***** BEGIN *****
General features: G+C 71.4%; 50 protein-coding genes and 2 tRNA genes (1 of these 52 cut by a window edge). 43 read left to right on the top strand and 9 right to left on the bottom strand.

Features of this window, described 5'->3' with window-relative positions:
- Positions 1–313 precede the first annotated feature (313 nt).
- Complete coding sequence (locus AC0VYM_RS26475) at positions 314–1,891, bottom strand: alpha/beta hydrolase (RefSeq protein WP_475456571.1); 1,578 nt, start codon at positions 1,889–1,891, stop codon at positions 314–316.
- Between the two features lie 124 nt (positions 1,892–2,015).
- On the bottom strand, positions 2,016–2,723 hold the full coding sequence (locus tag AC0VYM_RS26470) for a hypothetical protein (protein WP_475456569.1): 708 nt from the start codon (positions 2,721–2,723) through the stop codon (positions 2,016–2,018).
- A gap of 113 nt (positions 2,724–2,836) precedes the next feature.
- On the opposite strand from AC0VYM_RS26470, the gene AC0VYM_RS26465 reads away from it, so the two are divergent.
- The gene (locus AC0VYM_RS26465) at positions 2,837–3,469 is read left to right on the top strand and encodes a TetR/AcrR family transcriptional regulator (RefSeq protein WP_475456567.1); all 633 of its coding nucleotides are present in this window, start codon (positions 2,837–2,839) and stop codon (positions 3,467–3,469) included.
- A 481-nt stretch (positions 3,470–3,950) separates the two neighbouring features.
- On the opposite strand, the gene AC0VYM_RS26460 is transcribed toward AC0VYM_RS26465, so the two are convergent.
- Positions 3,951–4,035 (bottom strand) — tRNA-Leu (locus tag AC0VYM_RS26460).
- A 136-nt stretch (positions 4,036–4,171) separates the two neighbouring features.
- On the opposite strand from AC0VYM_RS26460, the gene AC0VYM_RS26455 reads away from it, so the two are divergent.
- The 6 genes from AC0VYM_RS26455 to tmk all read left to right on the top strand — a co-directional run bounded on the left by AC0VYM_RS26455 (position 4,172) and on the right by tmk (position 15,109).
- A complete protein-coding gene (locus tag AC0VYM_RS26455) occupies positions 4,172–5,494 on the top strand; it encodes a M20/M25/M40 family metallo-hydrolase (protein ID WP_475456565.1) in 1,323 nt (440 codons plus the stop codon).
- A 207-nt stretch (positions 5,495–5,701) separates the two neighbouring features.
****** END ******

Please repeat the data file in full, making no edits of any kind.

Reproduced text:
General features: G+C 71.4%; 50 protein-coding genes and 2 tRNA genes (1 of these 52 cut by a window edge). 43 read left to right on the top strand and 9 right to left on the bottom strand.

Features of this window, described 5'->3' with window-relative positions:
- Positions 1–313 precede the first annotated feature (313 nt).
- Complete coding sequence (locus AC0VYM_RS26475) at positions 314–1,891, bottom strand: alpha/beta hydrolase (RefSeq protein WP_475456571.1); 1,578 nt, start codon at positions 1,889–1,891, stop codon at positions 314–316.
- Between the two features lie 124 nt (positions 1,892–2,015).
- On the bottom strand, positions 2,016–2,723 hold the full coding sequence (locus tag AC0VYM_RS26470) for a hypothetical protein (protein WP_475456569.1): 708 nt from the start codon (positions 2,721–2,723) through the stop codon (positions 2,016–2,018).
- A gap of 113 nt (positions 2,724–2,836) precedes the next feature.
- On the opposite strand from AC0VYM_RS26470, the gene AC0VYM_RS26465 reads away from it, so the two are divergent.
- The gene (locus AC0VYM_RS26465) at positions 2,837–3,469 is read left to right on the top strand and encodes a TetR/AcrR family transcriptional regulator (RefSeq protein WP_475456567.1); all 633 of its coding nucleotides are present in this window, start codon (positions 2,837–2,839) and stop codon (positions 3,467–3,469) included.
- A 481-nt stretch (positions 3,470–3,950) separates the two neighbouring features.
- On the opposite strand, the gene AC0VYM_RS26460 is transcribed toward AC0VYM_RS26465, so the two are convergent.
- Positions 3,951–4,035 (bottom strand) — tRNA-Leu (locus tag AC0VYM_RS26460).
- A 136-nt stretch (positions 4,036–4,171) separates the two neighbouring features.
- On the opposite strand from AC0VYM_RS26460, the gene AC0VYM_RS26455 reads away from it, so the two are divergent.
- The 6 genes from AC0VYM_RS26455 to tmk all read left to right on the top strand — a co-directional run bounded on the left by AC0VYM_RS26455 (position 4,172) and on the right by tmk (position 15,109).
- A complete protein-coding gene (locus tag AC0VYM_RS26455) occupies positions 4,172–5,494 on the top strand; it encodes a M20/M25/M40 family metallo-hydrolase (protein ID WP_475456565.1) in 1,323 nt (440 codons plus the stop codon).
- A 207-nt stretch (positions 5,495–5,701) separates the two neighbouring features.